Does the evidence in a case matter in an extradition treaty?

Hypothetical scenario : Suppose I visited a foreign country and stayed for a week. While I was there, someone I had met was murdered in his apartment. There is no evidence and no witnesses that connect me to the crime. Nevertheless, the cops find a rusty knife in my apartment and claim it was used to killed the victim, who was shot. They claim I engaged in a Satanic ritual to magically turn the knife into a handgun, which also explains my motive for killing the victim. The police present no evidence to support this “ritual” hypothesis, such as books on satan or objects used in the ritual or chalk circles or any shred of evidence at all.

The cops arrest me and rubber hose me, and I say some “inconsistent” things that are not a confession to the crime after some time in custody.

The country’s legal system triple convicts me for the crime in absentia after I leave. All i’s are dotted and t’s are crossed as far as this country’s legal system is concerned.

Would the U.S. government say “yep, you done the crime now go do the crime in that tinpot country”. Or would the lack of evidence make a difference in the extradition proceedings?

(this is basically the Amanda Knox trial in a nutshell)

From some of the commentary, it looks like the international politics will trump any other concerns anyway. The meme going around seems to be along the lines: The United States demands a lot of extraditions from other countries, most notably in recent times the demand for Snowden. So it seems if we don’t hand over the hypothetical person the OP describes (Knox, clearly), then it makes the United States look pathetic when we demand extraditions from other countries.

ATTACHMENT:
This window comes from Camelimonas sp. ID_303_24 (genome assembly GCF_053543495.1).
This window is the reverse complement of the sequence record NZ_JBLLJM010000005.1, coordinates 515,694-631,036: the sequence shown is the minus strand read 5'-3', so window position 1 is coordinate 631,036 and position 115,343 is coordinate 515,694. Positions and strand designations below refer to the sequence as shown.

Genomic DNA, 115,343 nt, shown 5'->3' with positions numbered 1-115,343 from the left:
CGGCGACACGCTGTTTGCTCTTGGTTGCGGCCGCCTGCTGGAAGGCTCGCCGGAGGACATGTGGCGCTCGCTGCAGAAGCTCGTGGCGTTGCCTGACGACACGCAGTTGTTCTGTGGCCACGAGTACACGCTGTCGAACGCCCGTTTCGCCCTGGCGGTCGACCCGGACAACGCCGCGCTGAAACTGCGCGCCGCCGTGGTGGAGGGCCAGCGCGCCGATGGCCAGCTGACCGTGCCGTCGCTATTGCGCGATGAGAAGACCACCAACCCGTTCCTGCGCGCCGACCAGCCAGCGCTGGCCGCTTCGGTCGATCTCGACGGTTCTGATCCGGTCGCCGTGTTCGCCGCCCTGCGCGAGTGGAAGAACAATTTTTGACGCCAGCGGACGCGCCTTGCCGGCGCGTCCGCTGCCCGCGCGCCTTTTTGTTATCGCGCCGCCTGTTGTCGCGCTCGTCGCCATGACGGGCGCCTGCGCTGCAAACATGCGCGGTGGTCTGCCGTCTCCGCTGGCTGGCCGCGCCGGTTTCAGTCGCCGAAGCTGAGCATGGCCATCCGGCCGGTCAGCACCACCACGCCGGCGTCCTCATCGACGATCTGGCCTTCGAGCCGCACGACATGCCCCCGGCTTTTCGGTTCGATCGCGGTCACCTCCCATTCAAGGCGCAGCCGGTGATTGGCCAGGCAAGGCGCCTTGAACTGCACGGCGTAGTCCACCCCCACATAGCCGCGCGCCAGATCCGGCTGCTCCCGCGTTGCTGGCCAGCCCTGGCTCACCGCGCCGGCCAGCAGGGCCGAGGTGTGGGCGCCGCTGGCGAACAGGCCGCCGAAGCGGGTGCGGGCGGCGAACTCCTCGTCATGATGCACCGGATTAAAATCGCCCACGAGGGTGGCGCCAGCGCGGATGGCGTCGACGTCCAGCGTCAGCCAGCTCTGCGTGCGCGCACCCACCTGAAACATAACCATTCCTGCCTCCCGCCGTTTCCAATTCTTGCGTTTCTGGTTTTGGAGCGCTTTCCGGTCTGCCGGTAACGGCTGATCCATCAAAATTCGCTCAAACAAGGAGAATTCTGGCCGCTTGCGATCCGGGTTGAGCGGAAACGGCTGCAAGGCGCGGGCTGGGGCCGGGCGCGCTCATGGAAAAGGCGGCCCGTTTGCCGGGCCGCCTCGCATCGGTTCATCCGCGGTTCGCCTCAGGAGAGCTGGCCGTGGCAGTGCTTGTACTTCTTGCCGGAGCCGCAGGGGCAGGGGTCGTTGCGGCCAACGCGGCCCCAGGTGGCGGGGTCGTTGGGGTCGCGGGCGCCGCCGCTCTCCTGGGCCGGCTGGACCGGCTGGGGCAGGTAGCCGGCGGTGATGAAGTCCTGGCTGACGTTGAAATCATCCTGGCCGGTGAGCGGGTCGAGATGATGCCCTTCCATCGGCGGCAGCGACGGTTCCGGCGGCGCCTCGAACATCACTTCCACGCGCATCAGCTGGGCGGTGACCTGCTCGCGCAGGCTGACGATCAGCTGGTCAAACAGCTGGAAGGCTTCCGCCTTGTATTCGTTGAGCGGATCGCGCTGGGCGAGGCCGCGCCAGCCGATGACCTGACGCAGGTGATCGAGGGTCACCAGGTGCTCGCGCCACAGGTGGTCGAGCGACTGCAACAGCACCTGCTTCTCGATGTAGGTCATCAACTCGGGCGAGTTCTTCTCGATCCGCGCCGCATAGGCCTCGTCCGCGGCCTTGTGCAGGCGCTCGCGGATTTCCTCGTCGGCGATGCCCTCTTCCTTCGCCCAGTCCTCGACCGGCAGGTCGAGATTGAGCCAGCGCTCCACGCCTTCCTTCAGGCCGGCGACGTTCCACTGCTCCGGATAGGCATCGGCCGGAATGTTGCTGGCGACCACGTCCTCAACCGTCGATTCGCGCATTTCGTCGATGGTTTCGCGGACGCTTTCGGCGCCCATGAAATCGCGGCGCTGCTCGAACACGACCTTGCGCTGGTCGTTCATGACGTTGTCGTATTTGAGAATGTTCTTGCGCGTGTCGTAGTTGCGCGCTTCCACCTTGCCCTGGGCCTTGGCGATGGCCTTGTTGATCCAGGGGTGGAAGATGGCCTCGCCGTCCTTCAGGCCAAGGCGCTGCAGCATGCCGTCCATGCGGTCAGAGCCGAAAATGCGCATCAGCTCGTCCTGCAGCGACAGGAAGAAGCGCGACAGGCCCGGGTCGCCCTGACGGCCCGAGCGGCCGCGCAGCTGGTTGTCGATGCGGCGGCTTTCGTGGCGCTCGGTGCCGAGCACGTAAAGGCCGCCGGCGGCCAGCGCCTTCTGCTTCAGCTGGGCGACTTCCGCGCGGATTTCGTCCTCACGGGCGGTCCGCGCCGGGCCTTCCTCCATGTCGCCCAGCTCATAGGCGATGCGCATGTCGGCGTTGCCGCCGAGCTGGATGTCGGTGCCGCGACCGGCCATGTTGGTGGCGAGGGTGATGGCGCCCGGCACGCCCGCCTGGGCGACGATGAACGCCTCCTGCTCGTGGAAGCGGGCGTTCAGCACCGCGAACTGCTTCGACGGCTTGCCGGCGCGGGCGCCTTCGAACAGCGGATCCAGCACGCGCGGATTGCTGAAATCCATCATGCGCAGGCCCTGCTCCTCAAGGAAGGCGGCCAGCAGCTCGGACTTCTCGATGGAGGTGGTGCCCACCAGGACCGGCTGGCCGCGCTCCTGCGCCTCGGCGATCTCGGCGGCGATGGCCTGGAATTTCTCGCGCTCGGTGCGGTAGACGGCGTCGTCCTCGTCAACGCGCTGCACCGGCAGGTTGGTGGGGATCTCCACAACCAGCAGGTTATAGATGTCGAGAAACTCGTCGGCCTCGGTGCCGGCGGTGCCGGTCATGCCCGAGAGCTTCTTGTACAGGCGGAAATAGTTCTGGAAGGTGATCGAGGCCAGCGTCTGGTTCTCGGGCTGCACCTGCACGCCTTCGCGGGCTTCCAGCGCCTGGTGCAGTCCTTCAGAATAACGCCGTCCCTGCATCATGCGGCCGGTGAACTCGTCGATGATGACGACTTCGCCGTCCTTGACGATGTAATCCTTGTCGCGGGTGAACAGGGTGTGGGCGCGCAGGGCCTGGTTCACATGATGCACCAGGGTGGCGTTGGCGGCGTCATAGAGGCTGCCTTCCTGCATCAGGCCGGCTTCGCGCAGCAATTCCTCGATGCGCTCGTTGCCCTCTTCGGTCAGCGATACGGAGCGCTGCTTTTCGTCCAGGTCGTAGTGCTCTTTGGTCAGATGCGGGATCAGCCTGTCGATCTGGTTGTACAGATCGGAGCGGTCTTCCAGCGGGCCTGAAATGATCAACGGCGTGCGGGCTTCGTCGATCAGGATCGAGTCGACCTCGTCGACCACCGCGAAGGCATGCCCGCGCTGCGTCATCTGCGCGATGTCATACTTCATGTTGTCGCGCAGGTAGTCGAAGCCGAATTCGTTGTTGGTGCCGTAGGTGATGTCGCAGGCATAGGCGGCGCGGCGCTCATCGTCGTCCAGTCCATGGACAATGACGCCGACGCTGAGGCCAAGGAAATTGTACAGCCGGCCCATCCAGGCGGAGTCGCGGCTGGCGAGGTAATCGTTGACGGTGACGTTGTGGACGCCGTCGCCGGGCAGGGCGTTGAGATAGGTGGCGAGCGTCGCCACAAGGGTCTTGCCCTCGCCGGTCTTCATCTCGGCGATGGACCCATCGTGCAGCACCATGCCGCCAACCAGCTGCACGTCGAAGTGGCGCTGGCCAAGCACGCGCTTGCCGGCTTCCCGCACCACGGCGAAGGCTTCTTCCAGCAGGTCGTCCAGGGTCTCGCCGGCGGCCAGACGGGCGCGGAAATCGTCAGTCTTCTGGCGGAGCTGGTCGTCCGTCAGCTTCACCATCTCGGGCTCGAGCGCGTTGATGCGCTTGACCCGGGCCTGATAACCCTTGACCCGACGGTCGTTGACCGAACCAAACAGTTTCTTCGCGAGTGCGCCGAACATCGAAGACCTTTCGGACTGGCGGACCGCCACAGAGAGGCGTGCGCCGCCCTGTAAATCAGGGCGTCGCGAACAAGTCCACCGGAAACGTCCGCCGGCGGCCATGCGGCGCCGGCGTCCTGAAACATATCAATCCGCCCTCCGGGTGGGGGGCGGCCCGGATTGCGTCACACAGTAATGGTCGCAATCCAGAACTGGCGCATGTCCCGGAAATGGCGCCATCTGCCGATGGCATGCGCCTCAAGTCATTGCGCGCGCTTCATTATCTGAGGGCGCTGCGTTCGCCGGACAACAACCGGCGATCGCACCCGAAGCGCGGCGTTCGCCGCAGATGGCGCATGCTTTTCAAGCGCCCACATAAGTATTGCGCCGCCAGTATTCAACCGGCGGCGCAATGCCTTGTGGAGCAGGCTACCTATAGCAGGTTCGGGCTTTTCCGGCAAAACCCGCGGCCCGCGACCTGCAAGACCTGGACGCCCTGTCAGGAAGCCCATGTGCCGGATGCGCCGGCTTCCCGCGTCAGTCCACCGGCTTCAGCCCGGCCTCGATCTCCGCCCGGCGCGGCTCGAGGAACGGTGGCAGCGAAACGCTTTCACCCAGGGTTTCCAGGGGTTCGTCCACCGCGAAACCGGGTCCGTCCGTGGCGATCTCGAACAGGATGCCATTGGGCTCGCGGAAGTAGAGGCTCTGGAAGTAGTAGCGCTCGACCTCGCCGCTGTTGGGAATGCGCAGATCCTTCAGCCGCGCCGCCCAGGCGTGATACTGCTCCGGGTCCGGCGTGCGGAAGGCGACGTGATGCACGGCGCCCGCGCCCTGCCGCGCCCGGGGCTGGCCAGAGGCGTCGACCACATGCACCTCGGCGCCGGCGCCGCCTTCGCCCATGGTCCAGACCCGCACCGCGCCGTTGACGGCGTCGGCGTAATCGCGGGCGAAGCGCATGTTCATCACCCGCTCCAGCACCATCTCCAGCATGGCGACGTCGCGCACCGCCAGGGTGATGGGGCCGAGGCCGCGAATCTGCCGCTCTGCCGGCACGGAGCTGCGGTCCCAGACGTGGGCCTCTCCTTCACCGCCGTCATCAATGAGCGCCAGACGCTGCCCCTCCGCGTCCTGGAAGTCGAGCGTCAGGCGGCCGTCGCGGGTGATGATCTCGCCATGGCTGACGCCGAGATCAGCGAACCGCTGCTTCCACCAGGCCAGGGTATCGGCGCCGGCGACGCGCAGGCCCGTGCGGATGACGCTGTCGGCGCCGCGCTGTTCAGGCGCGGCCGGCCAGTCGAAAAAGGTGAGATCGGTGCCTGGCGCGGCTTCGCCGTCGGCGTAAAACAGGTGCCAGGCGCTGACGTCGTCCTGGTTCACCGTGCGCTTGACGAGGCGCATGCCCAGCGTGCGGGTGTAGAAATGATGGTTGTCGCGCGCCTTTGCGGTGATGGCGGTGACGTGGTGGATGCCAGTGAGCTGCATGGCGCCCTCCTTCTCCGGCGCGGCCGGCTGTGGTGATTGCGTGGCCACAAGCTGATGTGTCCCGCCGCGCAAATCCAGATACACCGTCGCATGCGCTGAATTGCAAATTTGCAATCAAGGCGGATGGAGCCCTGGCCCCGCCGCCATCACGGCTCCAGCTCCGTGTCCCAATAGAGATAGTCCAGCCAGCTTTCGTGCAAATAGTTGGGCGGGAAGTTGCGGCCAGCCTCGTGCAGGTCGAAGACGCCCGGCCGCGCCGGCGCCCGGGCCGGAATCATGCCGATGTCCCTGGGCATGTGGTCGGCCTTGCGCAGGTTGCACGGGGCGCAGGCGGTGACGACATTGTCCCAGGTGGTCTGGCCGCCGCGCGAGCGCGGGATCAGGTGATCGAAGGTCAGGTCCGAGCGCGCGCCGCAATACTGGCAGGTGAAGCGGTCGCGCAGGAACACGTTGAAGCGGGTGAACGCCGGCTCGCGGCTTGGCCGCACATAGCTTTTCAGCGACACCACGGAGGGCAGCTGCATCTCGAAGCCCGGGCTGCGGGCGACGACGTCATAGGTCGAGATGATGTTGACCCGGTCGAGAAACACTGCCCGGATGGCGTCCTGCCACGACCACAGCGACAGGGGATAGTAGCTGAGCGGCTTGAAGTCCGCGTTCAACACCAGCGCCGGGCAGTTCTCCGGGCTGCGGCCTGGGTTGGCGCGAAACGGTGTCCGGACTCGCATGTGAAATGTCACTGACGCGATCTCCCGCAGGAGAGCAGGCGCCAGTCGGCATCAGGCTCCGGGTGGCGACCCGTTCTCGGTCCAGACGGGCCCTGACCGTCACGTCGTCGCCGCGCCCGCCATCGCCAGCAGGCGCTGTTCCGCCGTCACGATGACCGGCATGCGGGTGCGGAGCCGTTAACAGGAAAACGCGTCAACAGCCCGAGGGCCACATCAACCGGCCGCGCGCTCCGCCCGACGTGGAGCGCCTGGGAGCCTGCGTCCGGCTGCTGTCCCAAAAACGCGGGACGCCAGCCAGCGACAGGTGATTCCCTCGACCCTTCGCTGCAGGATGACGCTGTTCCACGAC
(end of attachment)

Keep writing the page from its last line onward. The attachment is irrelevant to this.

So, from what I’m reading, people are thinking she’ll get traded away like a sacrificial trading card.

Yes, the evidence matters. The current extradition treaty with Italy (PDF) says that an extradition request should include “a summary of the facts of the case, of the relevant evidence and of the conclusions reached, providing a reasonable basis to believe that the person sought committed the offense for which extradition is requested.”

IANAL, but…

As I understood it, an extradition requires about the same level of proof as the first court appearance after laying charges (Arraignment? Preliminary hearing?), I.e. is there enough evidence to justify the charges and going on to a trial (not the entire in-depth evidence to secure a conviction).

The extradition hearing is not to determine guilt, but to see if the other country is justified in asking that the person be presented for trial.

Of course, there’s a lot more of an issue when the person has already been tried and convicted in absentia… But in Knox’s case, she had a lawyer present for the appeal IIRC, so it’s not like they can claim she was unable to defend herself during that trial.

Did Amanda allege that her statements were tortured out of her or otherwise coerced? This is the first I’ve heard of torture/coercion.

Yes : she had been held for a many hours, and spoke Italian poorly. They coerced her to name someone else that might have done it, or at least she was made to believe that she could not leave until she named someone else. In no way does “falsely accused someone else” prove that someone is guilty of murder, or even provide significant evidence to suggest that Amanda was the guilty party.

Well, coerced is one thing and tortured is another. Neither is acceptable, of course.

Not my area, but I know procedure can matter. The extradition of Ira Einhorn was delayed because of France’s concern that he may face the death penalty and because he was tried in absentia (because he jumped bail and absconded).